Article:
As a child, I lived with being punier than other boys in class. The only consolation was my parents' empathy - they encouraged constant trips to the local drugstore for chocolate milk shakes to fatten me up. The shakes made me happy, but still, all through grammar school, other kids shoved me around.
I was always very curious about what a scientist's life was like when I was young. Of course, when I was young, you didn't have very many opportunities to find out with no web, TV. I was very lucky: I was born in the city of Chicago and went to the University of Chicago where I actually saw things.
If we could honestly promise young couples that we knew how to give them offspring with superior character, why should we assume they would decline? Common sense tells us that if scientists find ways to greatly improve human capabilities, there will no stopping the public from happily seizing them.
If someone's liver doesn't work, we blame it on the genes; if someone's brain doesn't work properly, we blame the school. It's actually more humane to think of the condition as genetic. For instance, you don't want to say that someone is born unpleasant, but sometimes that might be true.
An idea can be tested, whereas if you have no idea, nothing can be tested and you don't understand anything. The molecule that you make when you are getting sunburned or when you eat a lot of food is part of the same molecule that contains an endorphin or an opiate. No one has ever had a hypothesis about why the two are together.
I have an odd theory on happiness, and it bothers people. My general theory is that happiness is a reward for an animal doing what it should be doing. So if a horse runs, it feels happy. Or if you are too thin, you can't be happy, because evolution wants you to be tense and anxious, trying to wake up in the morning looking for food.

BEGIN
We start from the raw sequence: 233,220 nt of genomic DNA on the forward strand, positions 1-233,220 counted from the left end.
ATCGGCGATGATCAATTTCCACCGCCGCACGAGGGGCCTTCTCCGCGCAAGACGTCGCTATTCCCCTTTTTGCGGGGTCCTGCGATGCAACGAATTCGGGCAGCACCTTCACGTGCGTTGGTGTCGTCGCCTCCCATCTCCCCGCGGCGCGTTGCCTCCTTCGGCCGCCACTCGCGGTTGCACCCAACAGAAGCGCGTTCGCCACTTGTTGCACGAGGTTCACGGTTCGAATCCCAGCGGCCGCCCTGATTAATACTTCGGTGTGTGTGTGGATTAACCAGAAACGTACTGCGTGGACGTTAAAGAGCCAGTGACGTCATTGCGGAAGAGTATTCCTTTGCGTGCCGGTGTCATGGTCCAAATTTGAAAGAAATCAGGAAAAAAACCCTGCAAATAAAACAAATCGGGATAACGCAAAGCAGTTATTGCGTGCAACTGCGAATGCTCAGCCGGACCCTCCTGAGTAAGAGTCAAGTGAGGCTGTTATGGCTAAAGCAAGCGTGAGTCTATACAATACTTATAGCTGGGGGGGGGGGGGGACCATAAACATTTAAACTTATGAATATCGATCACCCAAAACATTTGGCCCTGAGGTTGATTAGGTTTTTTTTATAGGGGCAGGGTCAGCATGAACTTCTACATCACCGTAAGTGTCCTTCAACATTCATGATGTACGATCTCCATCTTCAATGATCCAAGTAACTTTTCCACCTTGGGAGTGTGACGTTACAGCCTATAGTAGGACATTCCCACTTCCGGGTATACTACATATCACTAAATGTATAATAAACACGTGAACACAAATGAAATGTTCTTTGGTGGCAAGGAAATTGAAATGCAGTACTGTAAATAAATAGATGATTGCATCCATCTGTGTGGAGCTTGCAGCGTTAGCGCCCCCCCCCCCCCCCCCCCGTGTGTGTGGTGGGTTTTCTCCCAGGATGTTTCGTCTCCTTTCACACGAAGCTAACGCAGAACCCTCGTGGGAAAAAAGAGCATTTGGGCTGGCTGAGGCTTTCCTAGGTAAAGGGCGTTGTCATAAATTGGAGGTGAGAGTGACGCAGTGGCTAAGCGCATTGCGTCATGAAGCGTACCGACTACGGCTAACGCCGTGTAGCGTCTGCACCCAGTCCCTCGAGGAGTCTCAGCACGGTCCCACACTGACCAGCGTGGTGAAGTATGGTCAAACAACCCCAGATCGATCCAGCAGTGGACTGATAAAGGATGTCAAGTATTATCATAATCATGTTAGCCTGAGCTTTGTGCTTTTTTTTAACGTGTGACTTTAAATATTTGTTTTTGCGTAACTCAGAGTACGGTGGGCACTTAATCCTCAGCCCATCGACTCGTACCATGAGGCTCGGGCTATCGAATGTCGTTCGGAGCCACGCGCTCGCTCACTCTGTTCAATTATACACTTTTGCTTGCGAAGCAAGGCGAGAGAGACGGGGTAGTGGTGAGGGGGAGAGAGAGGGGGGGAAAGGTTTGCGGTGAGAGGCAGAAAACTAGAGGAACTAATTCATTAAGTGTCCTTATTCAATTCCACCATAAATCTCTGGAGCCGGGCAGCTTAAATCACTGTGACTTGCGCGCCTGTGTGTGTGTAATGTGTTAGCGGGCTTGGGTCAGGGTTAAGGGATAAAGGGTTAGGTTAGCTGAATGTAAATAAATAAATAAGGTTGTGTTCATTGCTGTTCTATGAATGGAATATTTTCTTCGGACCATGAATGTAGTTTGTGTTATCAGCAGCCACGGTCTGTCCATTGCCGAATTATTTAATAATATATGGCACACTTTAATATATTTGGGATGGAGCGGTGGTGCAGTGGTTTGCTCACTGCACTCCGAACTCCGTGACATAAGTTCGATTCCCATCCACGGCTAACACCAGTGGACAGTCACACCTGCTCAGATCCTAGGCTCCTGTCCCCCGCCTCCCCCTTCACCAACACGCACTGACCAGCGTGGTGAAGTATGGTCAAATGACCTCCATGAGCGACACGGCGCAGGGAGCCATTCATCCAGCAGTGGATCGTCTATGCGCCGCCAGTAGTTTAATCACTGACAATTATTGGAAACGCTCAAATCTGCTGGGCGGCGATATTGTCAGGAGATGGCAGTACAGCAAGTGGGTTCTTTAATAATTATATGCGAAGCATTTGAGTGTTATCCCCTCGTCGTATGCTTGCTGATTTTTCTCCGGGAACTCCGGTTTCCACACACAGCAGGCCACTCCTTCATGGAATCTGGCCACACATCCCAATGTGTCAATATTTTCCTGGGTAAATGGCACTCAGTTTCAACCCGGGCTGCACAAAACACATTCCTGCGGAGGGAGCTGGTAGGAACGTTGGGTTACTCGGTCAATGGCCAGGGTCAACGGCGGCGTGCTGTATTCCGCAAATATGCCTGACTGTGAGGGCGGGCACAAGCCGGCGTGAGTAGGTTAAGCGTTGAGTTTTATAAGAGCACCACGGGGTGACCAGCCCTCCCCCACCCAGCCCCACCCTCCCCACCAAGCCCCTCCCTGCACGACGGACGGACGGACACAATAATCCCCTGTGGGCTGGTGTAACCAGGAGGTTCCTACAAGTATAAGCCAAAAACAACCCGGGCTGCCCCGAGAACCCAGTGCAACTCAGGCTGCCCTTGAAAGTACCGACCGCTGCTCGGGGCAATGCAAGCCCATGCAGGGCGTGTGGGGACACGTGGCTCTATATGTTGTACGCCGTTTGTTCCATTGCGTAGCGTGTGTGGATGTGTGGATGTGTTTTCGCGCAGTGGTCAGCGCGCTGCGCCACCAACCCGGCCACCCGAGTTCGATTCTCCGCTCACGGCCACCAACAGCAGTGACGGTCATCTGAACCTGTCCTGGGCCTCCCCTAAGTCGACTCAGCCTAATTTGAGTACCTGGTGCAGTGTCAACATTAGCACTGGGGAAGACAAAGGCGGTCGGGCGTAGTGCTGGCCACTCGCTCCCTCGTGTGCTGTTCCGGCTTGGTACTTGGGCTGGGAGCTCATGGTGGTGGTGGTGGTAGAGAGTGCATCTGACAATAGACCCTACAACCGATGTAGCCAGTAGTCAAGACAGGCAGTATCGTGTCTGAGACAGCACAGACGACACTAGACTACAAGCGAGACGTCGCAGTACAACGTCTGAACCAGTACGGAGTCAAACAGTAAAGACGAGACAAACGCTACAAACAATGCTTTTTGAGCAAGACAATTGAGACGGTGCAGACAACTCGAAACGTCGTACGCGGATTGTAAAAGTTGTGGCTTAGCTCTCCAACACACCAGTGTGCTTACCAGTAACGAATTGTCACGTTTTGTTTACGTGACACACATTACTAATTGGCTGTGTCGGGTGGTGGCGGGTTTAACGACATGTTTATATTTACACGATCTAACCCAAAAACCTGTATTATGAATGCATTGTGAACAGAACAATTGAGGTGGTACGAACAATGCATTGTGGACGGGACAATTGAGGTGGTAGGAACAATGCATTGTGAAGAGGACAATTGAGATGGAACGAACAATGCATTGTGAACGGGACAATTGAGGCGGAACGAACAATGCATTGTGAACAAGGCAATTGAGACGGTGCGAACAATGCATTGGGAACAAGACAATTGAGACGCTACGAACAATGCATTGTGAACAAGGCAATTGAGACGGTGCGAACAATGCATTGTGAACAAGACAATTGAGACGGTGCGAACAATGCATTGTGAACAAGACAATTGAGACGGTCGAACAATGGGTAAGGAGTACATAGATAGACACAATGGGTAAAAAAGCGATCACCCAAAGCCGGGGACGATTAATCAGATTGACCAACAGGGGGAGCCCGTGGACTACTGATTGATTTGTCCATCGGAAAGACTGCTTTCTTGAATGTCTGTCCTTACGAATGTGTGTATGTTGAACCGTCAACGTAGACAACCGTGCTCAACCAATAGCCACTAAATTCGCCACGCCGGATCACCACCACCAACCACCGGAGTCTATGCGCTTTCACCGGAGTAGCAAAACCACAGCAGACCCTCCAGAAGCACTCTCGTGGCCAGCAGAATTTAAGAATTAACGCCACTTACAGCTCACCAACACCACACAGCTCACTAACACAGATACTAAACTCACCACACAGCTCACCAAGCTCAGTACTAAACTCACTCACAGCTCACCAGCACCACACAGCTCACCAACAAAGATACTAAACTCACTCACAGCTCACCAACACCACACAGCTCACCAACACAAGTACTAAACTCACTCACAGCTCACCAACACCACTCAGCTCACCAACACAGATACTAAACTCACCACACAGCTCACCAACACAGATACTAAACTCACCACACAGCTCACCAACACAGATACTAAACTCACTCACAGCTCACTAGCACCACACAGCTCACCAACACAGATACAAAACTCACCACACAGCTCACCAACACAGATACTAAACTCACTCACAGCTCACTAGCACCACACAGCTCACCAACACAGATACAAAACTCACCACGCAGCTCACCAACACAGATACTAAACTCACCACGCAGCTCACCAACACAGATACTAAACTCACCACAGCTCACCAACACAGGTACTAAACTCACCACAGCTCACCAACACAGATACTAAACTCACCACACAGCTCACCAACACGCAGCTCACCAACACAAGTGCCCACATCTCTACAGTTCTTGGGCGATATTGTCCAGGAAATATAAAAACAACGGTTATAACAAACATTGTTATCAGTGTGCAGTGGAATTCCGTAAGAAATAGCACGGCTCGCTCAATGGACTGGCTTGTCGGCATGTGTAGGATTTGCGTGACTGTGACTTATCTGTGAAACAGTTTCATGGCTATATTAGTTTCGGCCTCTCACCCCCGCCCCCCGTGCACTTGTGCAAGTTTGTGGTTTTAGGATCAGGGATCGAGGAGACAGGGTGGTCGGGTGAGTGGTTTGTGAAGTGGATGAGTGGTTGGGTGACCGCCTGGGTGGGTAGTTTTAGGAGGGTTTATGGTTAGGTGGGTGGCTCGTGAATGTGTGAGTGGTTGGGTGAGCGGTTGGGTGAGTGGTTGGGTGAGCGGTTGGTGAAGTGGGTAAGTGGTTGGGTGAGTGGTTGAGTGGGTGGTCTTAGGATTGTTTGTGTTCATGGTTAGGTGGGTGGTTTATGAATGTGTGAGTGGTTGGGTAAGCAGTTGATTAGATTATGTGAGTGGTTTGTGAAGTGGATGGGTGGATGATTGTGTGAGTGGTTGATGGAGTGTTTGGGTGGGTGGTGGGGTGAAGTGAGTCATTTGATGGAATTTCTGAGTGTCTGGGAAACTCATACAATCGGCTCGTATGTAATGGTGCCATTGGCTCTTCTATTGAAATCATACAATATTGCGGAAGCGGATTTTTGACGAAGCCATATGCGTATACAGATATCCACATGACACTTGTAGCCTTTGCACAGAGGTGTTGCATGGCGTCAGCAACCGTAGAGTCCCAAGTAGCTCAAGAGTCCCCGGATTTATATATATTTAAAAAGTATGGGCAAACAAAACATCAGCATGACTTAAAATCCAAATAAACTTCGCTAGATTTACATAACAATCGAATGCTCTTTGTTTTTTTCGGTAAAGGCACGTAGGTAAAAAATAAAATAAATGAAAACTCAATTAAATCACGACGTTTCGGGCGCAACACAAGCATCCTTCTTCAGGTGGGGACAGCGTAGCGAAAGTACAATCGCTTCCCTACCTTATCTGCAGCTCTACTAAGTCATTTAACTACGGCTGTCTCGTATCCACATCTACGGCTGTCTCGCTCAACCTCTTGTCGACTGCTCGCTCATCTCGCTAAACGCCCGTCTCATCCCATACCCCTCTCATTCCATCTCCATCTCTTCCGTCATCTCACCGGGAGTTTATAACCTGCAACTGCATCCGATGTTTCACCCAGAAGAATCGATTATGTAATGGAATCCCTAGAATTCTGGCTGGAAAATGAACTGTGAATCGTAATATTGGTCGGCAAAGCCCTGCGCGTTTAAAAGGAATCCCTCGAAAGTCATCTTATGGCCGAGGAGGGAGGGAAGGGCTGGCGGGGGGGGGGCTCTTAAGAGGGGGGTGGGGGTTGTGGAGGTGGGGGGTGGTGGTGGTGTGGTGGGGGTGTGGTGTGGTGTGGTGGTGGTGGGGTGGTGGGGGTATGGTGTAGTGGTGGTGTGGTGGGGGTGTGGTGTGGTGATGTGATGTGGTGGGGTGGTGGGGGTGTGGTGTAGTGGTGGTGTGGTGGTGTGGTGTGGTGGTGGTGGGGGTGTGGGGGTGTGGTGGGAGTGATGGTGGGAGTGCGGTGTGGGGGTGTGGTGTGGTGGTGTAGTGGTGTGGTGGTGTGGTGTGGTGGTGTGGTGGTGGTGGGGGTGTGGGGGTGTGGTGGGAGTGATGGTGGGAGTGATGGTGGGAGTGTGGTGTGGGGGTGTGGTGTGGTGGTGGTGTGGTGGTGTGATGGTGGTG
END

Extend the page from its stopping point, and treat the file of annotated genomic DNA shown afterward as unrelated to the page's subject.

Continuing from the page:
Here at the Cold Spring Harbor Laboratory, we have genetically rearranged various viruses and bacteria as part of our medical research. In fact, we have been able to create entirely new types of DNA molecules by splicing together the genetic information from different organisms - recombinant DNA.
The ever quickening advances of science made possible by the success of the Human Genome Project will also soon let us see the essences of mental disease. Only after we understand them at the genetic level can we rationally seek out appropriate therapies for such illnesses as schizophrenia and bipolar disease.
My parents made it clear that I should never display even the slightest disrespect to individuals who had the power to let me skip a half grade or move into more challenging classes. While it was all right for me to know more about a topic than my sixth-grade teacher had ever learned, questioning her facts could only lead to trouble.
I started doing science when I was effectively 20, a graduate student of Salvador Luria at Indiana University. And that was - you know, it took me about two years, you know, being a graduate student with Luria deciding I wanted to find the structure of DNA; that is, DNA was going to be my objective.